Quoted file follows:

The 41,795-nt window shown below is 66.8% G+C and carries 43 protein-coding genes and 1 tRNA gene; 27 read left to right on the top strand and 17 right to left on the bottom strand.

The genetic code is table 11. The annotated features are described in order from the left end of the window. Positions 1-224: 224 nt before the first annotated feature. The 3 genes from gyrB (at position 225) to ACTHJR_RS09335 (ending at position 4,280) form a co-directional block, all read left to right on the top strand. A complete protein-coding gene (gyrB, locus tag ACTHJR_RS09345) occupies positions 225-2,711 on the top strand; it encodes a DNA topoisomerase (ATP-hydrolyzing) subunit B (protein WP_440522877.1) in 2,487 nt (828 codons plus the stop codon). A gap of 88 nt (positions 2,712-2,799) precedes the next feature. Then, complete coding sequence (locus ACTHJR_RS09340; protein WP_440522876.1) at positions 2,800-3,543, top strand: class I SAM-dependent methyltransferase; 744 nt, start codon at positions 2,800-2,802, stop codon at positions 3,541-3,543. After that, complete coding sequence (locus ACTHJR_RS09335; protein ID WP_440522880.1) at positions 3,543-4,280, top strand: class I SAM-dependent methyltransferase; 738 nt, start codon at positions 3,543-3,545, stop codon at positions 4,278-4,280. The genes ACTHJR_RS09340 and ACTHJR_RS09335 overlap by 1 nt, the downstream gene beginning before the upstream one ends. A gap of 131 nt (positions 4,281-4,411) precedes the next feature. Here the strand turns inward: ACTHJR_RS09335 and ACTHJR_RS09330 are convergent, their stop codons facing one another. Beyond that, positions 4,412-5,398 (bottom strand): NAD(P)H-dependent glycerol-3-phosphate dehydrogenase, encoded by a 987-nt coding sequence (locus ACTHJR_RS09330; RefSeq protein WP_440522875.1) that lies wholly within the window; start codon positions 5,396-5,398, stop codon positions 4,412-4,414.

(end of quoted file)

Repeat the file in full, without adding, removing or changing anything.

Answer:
The 41,795-nt window shown below is 66.8% G+C and carries 43 protein-coding genes and 1 tRNA gene; 27 read left to right on the top strand and 17 right to left on the bottom strand.

The genetic code is table 11. The annotated features are described in order from the left end of the window. Positions 1-224: 224 nt before the first annotated feature. The 3 genes from gyrB (at position 225) to ACTHJR_RS09335 (ending at position 4,280) form a co-directional block, all read left to right on the top strand. A complete protein-coding gene (gyrB, locus tag ACTHJR_RS09345) occupies positions 225-2,711 on the top strand; it encodes a DNA topoisomerase (ATP-hydrolyzing) subunit B (protein WP_440522877.1) in 2,487 nt (828 codons plus the stop codon). A gap of 88 nt (positions 2,712-2,799) precedes the next feature. Then, complete coding sequence (locus ACTHJR_RS09340; protein WP_440522876.1) at positions 2,800-3,543, top strand: class I SAM-dependent methyltransferase; 744 nt, start codon at positions 2,800-2,802, stop codon at positions 3,541-3,543. After that, complete coding sequence (locus ACTHJR_RS09335; protein ID WP_440522880.1) at positions 3,543-4,280, top strand: class I SAM-dependent methyltransferase; 738 nt, start codon at positions 3,543-3,545, stop codon at positions 4,278-4,280. The genes ACTHJR_RS09340 and ACTHJR_RS09335 overlap by 1 nt, the downstream gene beginning before the upstream one ends. A gap of 131 nt (positions 4,281-4,411) precedes the next feature. Here the strand turns inward: ACTHJR_RS09335 and ACTHJR_RS09330 are convergent, their stop codons facing one another. Beyond that, positions 4,412-5,398 (bottom strand): NAD(P)H-dependent glycerol-3-phosphate dehydrogenase, encoded by a 987-nt coding sequence (locus ACTHJR_RS09330; RefSeq protein WP_440522875.1) that lies wholly within the window; start codon positions 5,396-5,398, stop codon positions 4,412-4,414.